When I was 13 years old, I started experiencing debilitatingly, crushingly painful periods. For four months in a row, I missed at least two days of school on account of an abnormally high fever, vomiting, excessive bleeding, and burning pain in my lower back and abdomen.
I remember my mum taking me to the doctors for the first time after I was almost ill waiting for the bus, bent double, and having to be walked home by a friend. However, it wasn’t until my fifth doctors visit at 18 years of age that I was advised to have the Nexplanon implant fitted – the only thing I have tried so far to actually stop my symptoms.
My visits to three or four different doctors from the age of 13 to 18 were characterised by sceptical raised eyebrows when I described my pain, encouragement to continue taking a pill that didn’t work for me, and the sense that I was exaggerating the way I was suffering. Despite it taking four years, I consider myself lucky, because I received treatment for what I now know is a condition called dysmenorrhoea.
Medical and scientific research often simply doesn’t focus on these gender-specific conditions
It is becoming increasingly recognised that some serious health conditions, such as endometriosis, aren’t being taken as seriously as others. A report published by the APPG on 19 October 2020 demonstrates that it takes eight years on average in the UK to diagnose patients with endometriosis – and this hasn’t improved in over a decade.
For some women like Katy Seppi, it takes over 20 years to get a diagnosis, at which point the condition can cause other serious issues such as infertility, chronic pain and impaired organ function. There have been several explanations for why many patients fail to receive timely diagnoses or treatments, a phenomenon which impacts women and minority ethnic groups at a far greater rate than men.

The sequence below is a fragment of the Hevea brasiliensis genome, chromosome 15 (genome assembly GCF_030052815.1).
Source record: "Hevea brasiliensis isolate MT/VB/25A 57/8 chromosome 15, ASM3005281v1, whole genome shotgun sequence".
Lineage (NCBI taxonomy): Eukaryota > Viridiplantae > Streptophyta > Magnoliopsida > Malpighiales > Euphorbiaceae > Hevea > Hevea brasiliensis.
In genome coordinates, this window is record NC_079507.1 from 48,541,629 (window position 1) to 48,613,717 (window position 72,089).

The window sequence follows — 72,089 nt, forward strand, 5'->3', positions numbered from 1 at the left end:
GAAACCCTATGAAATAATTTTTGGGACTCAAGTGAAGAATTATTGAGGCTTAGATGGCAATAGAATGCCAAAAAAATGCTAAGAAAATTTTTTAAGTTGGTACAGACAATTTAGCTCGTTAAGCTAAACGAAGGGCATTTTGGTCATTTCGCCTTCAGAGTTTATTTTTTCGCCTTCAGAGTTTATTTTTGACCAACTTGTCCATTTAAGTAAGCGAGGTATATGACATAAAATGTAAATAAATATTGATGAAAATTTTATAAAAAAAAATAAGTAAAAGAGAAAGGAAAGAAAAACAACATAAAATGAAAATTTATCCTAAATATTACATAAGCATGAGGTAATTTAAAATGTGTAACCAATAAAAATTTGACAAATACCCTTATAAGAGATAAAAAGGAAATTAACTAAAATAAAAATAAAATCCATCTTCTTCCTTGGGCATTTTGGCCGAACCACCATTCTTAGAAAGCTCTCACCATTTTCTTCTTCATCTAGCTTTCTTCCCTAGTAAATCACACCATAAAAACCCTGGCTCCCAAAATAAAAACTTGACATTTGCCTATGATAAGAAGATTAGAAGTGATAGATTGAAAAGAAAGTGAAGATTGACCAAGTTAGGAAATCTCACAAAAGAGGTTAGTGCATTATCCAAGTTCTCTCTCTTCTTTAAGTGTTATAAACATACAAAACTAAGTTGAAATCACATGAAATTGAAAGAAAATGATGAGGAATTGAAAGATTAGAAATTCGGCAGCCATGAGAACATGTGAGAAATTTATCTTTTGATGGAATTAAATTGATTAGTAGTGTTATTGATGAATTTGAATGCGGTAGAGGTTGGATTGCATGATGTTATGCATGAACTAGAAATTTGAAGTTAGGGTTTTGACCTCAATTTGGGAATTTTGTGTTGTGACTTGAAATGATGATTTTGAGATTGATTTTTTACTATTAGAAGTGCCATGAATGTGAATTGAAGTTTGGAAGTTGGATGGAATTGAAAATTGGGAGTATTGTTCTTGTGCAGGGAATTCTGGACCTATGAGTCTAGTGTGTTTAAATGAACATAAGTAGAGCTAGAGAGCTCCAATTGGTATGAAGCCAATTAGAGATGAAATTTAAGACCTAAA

One of these reasons is that medical and scientific research often simply doesn’t focus on these gender-specific conditions, and when it does, female participants are overwhelmingly more often than not outnumbered by male participants. In fact, Caroline Criado Perez, author of Invisible Women: Exposing Data Bias in a World Designed for Men, writes about the male-default bias in medicine and science.
This has led to a field of scientific enquiry which is insurmountably more biased towards the male gender
In studies, symptoms displayed by women, and even female anatomy itself, are institutionally considered as ‘abnormal’, and the male physiology is generally accepted in these fields to be the norm. This has led to a field of scientific enquiry which is insurmountably more biased towards the male gender, causing many patients experiencing ‘female’ conditions and symptoms predominantly experienced by the female gender to be underestimated, overlooked, and often written off as ‘emotional’ by medical practitioners.
Criado Perez also describes this phenomenon known as Yentl syndrome, which illustrates how “women are misdiagnosed and poorly treated unless their symptoms or diseases conform to that of men”.
This theory doesn’t just apply to the extreme lack of medical understanding and knowledge around specifically ‘female; conditions such as endometriosis, but also for more ‘ordinary’ illnesses like heart attacks, strokes, and autism.